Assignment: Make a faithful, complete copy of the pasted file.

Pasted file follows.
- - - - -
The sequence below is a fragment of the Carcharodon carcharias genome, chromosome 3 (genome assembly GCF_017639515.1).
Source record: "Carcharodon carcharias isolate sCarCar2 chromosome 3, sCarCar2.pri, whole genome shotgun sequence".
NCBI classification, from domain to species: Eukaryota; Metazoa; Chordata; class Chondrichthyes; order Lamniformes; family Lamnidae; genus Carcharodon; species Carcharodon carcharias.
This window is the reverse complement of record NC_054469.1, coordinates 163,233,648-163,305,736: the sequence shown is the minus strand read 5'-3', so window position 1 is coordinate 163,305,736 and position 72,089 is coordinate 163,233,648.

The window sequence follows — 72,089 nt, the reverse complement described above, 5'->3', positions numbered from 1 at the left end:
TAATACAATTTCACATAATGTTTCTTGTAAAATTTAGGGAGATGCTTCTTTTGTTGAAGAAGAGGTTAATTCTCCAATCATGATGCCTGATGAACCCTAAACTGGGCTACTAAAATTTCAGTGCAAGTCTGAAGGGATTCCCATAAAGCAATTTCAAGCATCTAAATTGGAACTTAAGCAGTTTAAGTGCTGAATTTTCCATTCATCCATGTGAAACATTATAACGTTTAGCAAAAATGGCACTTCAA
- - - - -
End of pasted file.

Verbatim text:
The sequence below is a fragment of the Carcharodon carcharias genome, chromosome 3 (genome assembly GCF_017639515.1).
Source record: "Carcharodon carcharias isolate sCarCar2 chromosome 3, sCarCar2.pri, whole genome shotgun sequence".
NCBI classification, from domain to species: Eukaryota; Metazoa; Chordata; class Chondrichthyes; order Lamniformes; family Lamnidae; genus Carcharodon; species Carcharodon carcharias.
This window is the reverse complement of record NC_054469.1, coordinates 163,233,648-163,305,736: the sequence shown is the minus strand read 5'-3', so window position 1 is coordinate 163,305,736 and position 72,089 is coordinate 163,233,648.

The window sequence follows — 72,089 nt, the reverse complement described above, 5'->3', positions numbered from 1 at the left end:
TAATACAATTTCACATAATGTTTCTTGTAAAATTTAGGGAGATGCTTCTTTTGTTGAAGAAGAGGTTAATTCTCCAATCATGATGCCTGATGAACCCTAAACTGGGCTACTAAAATTTCAGTGCAAGTCTGAAGGGATTCCCATAAAGCAATTTCAAGCATCTAAATTGGAACTTAAGCAGTTTAAGTGCTGAATTTTCCATTCATCCATGTGAAACATTATAACGTTTAGCAAAAATGGCACTTCAA